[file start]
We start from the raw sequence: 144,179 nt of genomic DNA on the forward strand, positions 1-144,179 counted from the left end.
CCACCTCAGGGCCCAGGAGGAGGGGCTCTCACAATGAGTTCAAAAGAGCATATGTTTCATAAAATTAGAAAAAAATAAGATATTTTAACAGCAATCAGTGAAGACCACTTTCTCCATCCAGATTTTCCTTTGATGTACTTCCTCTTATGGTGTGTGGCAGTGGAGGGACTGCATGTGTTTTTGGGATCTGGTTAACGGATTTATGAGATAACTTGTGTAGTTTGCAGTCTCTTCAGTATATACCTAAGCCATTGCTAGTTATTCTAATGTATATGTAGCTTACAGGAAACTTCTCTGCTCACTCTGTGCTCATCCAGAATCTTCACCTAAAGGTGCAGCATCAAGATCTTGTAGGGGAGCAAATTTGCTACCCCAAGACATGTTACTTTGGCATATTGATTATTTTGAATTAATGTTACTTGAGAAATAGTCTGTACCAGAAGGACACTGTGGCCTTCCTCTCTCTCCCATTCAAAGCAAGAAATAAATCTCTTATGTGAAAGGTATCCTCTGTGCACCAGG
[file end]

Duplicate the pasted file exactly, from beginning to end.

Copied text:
We start from the raw sequence: 144,179 nt of genomic DNA on the forward strand, positions 1-144,179 counted from the left end.
CCACCTCAGGGCCCAGGAGGAGGGGCTCTCACAATGAGTTCAAAAGAGCATATGTTTCATAAAATTAGAAAAAAATAAGATATTTTAACAGCAATCAGTGAAGACCACTTTCTCCATCCAGATTTTCCTTTGATGTACTTCCTCTTATGGTGTGTGGCAGTGGAGGGACTGCATGTGTTTTTGGGATCTGGTTAACGGATTTATGAGATAACTTGTGTAGTTTGCAGTCTCTTCAGTATATACCTAAGCCATTGCTAGTTATTCTAATGTATATGTAGCTTACAGGAAACTTCTCTGCTCACTCTGTGCTCATCCAGAATCTTCACCTAAAGGTGCAGCATCAAGATCTTGTAGGGGAGCAAATTTGCTACCCCAAGACATGTTACTTTGGCATATTGATTATTTTGAATTAATGTTACTTGAGAAATAGTCTGTACCAGAAGGACACTGTGGCCTTCCTCTCTCTCCCATTCAAAGCAAGAAATAAATCTCTTATGTGAAAGGTATCCTCTGTGCACCAGG